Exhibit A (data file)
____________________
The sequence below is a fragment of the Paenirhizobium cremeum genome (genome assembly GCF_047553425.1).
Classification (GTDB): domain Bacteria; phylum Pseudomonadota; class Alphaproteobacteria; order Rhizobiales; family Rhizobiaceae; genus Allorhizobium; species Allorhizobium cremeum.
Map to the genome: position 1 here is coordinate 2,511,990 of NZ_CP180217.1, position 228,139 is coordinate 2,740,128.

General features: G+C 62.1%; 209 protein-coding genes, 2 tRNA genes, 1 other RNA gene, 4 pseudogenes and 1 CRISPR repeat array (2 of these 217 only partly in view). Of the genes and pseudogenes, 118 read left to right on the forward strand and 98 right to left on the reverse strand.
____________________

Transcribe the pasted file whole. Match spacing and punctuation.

The sequence below is a fragment of the Paenirhizobium cremeum genome (genome assembly GCF_047553425.1).
Classification (GTDB): domain Bacteria; phylum Pseudomonadota; class Alphaproteobacteria; order Rhizobiales; family Rhizobiaceae; genus Allorhizobium; species Allorhizobium cremeum.
Map to the genome: position 1 here is coordinate 2,511,990 of NZ_CP180217.1, position 228,139 is coordinate 2,740,128.

General features: G+C 62.1%; 209 protein-coding genes, 2 tRNA genes, 1 other RNA gene, 4 pseudogenes and 1 CRISPR repeat array (2 of these 217 only partly in view). Of the genes and pseudogenes, 118 read left to right on the forward strand and 98 right to left on the reverse strand.